Someone made a comment to me this week implying that data mining/knowledge discovery in classified settings was a straightforward problem because the algorithms didn’t have to be classified, just the datasets.
This view isn’t accurate, for the following reason: mainstream/ordinary knowledge discovery builds models inductively from data by maximizing the fit between the model and the available data. In an adversarial setting, this creates problems: adversaries can make a good guess about what your model will look like, and so can do better at hiding their records (making them less obvious or detectable); and they can also tell exactly what kinds of data they should try and force you to use if/when you retrain your model.
A simple example. The two leading-edge predictors today are support vector machines and random forests and, in mainstream settings, there’s often little to choose between them in prediction performance. However, in an adversarial setting, the difference is huge: support vector machines are relatively easy to game, because even one record that’s in the wrong place or mislabelled can change the entire orientation of the decision surface. To make it even worse, the way in which the boundary changes is roughly predictable from the kind of manipulation made. (You can see how this works in: J. G. Dutrisac, David B. Skillicorn: Subverting prediction in adversarial settings. ISI 2008: 19-24.). Random forests, on the other hand, are much more robust predictors, partly because their ensemble characteristics makes it hard to force particular behaviour because of the inherent randomness ‘inside’ the algorithm.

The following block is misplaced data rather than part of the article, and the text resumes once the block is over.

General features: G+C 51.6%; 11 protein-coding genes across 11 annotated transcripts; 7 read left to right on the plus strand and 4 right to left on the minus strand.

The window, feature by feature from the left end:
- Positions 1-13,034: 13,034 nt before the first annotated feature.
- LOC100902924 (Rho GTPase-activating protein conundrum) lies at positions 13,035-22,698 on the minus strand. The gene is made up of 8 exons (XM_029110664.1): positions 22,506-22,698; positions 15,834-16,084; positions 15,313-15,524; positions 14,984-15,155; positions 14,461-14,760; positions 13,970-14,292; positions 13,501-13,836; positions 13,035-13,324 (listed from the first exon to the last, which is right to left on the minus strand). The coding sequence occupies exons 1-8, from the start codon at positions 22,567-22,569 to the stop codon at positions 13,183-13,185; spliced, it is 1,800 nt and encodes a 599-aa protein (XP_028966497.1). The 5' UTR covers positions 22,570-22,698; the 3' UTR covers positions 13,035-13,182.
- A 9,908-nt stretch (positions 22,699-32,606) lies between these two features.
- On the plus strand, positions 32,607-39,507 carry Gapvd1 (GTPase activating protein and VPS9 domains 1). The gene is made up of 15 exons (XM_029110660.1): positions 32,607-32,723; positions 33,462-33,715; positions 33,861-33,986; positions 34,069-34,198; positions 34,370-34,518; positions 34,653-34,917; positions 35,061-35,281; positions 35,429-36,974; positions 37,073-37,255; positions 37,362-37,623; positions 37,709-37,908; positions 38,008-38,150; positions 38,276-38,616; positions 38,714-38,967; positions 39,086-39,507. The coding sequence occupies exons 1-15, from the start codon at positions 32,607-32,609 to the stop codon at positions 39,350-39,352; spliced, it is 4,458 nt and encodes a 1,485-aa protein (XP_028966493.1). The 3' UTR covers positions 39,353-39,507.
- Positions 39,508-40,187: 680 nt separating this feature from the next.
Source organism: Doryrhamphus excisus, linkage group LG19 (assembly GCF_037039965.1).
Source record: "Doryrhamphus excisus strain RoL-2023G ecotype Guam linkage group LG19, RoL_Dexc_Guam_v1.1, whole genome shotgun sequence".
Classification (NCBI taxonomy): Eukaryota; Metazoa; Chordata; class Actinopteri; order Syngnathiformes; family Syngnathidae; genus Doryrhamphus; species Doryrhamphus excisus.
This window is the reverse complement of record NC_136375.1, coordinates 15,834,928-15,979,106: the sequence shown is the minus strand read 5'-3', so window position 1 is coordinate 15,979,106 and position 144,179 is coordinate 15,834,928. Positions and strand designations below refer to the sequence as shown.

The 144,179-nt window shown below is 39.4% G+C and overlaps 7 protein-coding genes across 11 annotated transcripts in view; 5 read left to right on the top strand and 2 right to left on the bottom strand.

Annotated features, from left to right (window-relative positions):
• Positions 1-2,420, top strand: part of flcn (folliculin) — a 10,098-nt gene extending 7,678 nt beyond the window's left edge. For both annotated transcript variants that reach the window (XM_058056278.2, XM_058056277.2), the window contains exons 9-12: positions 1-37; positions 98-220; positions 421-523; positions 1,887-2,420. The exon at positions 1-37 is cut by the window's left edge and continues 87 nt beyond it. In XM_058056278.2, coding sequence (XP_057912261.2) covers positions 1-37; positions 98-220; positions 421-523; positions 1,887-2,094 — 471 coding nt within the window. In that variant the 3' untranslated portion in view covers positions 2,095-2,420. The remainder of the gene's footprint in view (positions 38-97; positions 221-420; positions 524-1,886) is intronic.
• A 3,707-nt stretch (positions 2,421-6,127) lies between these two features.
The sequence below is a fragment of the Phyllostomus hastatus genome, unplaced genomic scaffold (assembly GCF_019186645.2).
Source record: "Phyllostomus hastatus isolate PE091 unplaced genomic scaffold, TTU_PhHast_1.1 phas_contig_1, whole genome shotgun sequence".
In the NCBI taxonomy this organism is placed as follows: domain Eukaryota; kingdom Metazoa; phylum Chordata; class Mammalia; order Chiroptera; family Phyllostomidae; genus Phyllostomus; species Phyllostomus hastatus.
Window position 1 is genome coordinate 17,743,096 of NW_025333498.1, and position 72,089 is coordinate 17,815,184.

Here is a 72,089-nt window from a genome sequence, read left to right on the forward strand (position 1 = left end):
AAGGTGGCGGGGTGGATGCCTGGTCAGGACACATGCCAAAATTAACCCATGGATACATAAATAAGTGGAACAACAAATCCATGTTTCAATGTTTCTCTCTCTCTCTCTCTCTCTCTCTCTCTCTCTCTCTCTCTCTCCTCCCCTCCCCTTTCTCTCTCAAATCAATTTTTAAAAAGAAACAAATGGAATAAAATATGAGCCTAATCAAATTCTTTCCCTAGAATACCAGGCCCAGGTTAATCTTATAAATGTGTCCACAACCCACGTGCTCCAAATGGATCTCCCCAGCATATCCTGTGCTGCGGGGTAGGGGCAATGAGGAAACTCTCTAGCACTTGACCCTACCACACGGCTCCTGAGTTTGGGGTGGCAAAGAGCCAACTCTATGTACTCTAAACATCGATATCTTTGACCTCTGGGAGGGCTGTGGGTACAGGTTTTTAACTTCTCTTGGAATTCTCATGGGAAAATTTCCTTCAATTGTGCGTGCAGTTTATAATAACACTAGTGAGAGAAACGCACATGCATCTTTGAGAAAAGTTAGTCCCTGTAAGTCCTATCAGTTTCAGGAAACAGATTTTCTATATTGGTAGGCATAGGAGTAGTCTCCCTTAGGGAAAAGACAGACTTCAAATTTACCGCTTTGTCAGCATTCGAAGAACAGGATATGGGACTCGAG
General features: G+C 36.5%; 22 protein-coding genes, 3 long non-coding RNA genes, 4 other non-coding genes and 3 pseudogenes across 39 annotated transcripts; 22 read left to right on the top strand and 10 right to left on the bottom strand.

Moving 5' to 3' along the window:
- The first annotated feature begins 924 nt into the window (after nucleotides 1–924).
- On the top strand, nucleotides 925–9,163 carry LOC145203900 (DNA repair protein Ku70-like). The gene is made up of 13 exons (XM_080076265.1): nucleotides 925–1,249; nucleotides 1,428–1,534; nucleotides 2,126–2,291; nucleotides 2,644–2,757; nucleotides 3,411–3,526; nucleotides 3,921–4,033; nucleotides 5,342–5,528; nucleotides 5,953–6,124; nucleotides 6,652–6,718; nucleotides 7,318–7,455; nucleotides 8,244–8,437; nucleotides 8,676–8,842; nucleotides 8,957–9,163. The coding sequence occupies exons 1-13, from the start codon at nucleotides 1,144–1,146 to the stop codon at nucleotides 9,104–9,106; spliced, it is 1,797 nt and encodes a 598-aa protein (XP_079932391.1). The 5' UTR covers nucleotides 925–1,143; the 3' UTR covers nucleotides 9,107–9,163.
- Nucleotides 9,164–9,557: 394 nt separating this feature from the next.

The same thing happens with clustering algorithms. Algorithms such as Expectation-Maximization are easily misled by a few carefully chosen records; and no mainstream clustering technique does a good job of finding the kinds of ‘fringe’ clusters that occur when something unusual is present in the data, but adversaries have tried hard to make it as usual as possible.
In fact, adversarial knowledge discovery requires building the entire framework of knowledge discovery over again, taking into account the adversarial nature of the problem from the very beginning. Some parts of mainstream knowledge discovery can be used directly; others with some adaptation; and others can’t safely be used. There are also some areas where we don’t know very much about how to solve problems that aren’t interesting in the mainstream, but are critical in the adversarial domain.